BAE Systems is a defence contractor who supplies military defence systems to the MOD and armed forces across the world.

BAE Systems has one group strategic objective – ‘To Deliver Total Performance.’ This represents BAE’s commitment to its customers along with effective programme implementation and achieving financial performance. Total Performance means BAE can develop its business to be able to adapt quickly to its customers changing priorities.

In addition to the one group strategic objective there are also six strategic actions, I will concentrate on one of these six strategic actions and identify the resources needed to achieve this action.

“To grow our home markets in the Kingdom of Saudi Arabia, Australia and India”

Finance

In order to develop and grow its business BAE need to be in a good financial position. In 2009 BAE sales were £22.4 bn, an increase of 21% on 2008 figures. With this in mind BAE are actively seeking to expand, however the global defence market is expected to become increasingly challenging due to government budget constraints following the financial crisis.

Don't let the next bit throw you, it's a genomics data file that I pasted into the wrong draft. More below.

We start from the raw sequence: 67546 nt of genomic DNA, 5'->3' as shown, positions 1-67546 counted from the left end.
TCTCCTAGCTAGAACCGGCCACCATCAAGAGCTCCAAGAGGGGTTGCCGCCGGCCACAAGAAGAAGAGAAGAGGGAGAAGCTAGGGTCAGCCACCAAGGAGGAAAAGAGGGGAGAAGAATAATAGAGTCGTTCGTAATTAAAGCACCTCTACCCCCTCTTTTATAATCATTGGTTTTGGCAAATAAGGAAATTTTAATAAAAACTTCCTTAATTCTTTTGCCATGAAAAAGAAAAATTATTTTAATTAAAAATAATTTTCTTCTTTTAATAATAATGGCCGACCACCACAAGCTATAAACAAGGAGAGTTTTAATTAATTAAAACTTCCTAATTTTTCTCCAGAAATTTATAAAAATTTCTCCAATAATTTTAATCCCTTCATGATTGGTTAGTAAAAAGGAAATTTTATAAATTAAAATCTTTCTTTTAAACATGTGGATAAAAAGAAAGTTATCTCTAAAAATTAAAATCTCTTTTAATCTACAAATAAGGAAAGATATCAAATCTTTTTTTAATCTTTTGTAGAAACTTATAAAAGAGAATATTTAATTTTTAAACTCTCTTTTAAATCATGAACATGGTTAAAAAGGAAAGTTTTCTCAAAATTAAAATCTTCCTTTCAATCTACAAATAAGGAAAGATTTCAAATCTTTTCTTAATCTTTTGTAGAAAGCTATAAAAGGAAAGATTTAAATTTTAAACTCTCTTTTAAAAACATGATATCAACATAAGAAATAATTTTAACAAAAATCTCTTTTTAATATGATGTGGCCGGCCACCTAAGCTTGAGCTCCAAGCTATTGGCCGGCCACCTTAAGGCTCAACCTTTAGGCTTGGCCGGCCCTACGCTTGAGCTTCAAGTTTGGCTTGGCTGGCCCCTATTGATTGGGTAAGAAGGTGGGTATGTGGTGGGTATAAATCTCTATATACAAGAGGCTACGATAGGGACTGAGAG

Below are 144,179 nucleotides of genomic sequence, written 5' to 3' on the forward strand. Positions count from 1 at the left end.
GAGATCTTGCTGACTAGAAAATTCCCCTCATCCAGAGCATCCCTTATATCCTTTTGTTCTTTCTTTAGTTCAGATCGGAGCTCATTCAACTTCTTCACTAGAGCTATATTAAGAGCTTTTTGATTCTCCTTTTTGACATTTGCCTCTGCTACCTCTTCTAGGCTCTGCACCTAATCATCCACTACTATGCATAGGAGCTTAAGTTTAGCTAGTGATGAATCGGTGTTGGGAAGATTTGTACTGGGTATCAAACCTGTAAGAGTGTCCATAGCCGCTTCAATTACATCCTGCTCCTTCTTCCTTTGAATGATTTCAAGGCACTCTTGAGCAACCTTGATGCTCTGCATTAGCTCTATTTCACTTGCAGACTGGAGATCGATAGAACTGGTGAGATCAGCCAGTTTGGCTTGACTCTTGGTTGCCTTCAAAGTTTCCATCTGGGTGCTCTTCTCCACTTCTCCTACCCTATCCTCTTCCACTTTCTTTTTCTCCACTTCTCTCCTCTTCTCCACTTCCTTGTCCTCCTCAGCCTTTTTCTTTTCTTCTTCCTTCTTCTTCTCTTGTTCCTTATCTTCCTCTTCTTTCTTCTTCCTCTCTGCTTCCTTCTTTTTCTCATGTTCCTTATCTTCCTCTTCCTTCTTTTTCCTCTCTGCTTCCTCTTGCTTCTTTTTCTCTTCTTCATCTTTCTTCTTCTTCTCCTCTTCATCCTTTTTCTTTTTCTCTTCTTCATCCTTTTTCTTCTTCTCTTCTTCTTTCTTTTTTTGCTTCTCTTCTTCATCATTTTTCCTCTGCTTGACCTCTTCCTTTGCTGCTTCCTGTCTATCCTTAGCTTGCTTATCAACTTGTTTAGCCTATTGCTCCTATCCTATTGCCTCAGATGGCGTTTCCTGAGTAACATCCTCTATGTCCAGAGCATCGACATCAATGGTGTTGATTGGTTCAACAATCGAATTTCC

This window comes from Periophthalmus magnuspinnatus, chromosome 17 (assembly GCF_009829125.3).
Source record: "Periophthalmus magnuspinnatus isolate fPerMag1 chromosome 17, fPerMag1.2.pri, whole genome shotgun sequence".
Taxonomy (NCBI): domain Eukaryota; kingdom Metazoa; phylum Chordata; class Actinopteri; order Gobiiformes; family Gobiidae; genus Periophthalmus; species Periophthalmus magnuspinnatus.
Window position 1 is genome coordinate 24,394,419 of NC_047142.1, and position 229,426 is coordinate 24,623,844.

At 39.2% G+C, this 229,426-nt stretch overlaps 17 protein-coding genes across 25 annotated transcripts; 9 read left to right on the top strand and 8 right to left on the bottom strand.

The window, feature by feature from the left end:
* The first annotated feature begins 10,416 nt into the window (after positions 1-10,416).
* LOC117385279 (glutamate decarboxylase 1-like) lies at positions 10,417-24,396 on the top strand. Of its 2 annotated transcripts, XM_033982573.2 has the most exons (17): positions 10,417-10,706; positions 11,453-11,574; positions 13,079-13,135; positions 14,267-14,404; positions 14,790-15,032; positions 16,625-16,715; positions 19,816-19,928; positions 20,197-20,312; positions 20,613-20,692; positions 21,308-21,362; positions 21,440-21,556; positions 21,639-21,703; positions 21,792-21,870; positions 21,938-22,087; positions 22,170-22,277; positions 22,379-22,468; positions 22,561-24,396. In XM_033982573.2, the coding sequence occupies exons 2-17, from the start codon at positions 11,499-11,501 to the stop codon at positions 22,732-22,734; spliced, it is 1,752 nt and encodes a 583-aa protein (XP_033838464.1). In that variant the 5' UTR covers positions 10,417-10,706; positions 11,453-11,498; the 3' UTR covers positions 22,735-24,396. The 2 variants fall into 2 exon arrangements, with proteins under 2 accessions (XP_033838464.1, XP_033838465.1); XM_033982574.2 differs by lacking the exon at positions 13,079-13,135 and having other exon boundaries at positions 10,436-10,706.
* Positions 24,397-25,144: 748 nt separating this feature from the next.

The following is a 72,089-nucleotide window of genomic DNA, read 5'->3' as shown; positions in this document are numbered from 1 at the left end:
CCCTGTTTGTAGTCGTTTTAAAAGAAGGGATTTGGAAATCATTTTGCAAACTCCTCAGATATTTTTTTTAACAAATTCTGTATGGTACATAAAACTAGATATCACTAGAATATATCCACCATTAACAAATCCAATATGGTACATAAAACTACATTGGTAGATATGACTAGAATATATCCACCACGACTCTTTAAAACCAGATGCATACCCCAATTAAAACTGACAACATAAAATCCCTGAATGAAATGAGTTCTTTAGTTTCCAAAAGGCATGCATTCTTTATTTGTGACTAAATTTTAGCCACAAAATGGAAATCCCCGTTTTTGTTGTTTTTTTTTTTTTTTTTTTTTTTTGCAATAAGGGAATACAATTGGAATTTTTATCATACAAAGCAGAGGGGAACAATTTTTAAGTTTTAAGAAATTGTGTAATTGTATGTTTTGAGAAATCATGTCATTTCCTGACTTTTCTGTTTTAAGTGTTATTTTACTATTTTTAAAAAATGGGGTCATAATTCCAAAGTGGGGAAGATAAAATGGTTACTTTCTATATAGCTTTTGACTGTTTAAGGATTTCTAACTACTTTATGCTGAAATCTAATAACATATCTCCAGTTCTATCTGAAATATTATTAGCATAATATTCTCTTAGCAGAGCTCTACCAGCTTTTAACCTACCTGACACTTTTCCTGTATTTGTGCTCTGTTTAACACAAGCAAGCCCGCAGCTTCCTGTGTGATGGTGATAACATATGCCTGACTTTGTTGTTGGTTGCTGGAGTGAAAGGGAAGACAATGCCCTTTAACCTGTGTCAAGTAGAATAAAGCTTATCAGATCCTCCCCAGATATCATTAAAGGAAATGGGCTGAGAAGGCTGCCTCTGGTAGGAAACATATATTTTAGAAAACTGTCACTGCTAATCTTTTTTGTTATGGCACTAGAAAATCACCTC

Of the countries mentioned in the strategic action the Australian government have committed to growth of its defence budget of 3% to 2017-18 with further growth beyond. Indian spending on defence increased by an estimated 34% between 2008-09 and further budget increases are expected. In Saudi Arabia defence spending is to remain a growing market.

It is clear therefore that these three countries appear to have good growth opportunities for BAE and will continue to strengthen BAE’s financial position in what are challenging times.

Human Resources

BAE recognise that its employees are fundamental to its success and its workforce includes the broad spectrum of the skills needed to deliver its products and services.

BAE currently operates a lifelong learning programme for its employees. By encouraging staff training BAE are investing in their workforce and by keeping up with changing technologies are able to meet their customers needs.

The Total Performance Leadership process also drives success by linking the goals of the individual employee to the wider goals of the organisation. This involves objective setting, performance assessment, development needs and potential.